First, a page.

One of the primary goals of education is to prepare youth for the labor market. This task is infinitely difficult because economies are constantly changing. What will the global labor market look like in 30 years and how will it impact specific countries? It’s impossible to know for sure, which therefore makes deciding which skills to teach inside national school systems difficult to pinpoint. It’s a major public policy question facing many governments.
But there are some skills that employers want right now that they feel schools are not teaching. Plus, with the labor movement in decline worldwide, jobs have become precarious for many people. This reality requires laborers to have the grit and tenacity to be flexible in their job choices as economies change. Can schools teach these soft-skills to students?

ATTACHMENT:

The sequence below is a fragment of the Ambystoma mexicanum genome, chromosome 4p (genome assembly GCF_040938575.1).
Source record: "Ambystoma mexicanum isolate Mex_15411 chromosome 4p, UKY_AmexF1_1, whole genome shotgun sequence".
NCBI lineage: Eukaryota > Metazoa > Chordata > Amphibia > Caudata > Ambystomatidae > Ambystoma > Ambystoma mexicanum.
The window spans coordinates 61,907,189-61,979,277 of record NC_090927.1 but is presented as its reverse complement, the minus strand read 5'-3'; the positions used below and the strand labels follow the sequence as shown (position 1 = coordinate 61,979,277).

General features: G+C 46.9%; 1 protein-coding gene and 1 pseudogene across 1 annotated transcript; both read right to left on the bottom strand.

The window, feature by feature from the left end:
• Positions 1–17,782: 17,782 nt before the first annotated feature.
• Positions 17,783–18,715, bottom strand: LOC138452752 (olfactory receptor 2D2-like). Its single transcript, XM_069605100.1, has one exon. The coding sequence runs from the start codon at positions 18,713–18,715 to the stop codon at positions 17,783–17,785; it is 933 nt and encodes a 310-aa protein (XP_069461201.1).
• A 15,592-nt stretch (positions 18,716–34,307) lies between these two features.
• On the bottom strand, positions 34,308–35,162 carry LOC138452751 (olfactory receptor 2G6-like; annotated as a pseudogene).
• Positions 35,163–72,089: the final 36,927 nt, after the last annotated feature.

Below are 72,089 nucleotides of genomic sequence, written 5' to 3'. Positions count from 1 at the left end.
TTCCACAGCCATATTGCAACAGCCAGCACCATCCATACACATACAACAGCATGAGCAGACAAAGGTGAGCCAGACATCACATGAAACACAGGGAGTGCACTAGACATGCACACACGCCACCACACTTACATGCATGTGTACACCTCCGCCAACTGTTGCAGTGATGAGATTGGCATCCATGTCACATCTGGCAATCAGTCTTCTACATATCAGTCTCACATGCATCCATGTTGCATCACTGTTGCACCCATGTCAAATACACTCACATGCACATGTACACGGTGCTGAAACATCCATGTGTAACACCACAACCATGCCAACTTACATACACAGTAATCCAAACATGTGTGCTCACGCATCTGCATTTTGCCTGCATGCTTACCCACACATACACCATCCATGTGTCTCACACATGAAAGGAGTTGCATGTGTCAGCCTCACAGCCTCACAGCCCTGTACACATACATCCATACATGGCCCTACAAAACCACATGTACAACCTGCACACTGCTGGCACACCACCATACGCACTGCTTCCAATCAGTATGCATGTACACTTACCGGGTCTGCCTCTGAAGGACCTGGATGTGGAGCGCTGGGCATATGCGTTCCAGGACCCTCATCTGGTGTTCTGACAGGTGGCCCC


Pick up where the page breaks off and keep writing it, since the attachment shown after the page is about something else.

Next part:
My guests today have recently co-edited a book that dives into the subject, looking at the skills deemed necessary by employers but lacking in students. The book is entitled “Bridging the Skills Gap: Innovations in Africa and Asia, which was published by Springer earlier this year.
With me today are two of the co-editors, Wambui Munge and Shubha Jayaram. Wambui is a Communications Officer at Results For Development where Shubha is a Senior Program Officer.
Citation: Munge, Wambui & Jayaram, Shubha, interview with Will Brehm, FreshEd, 67, podcast audio, April 3, 2017. https://freshedpodcast.com/mungejayaram/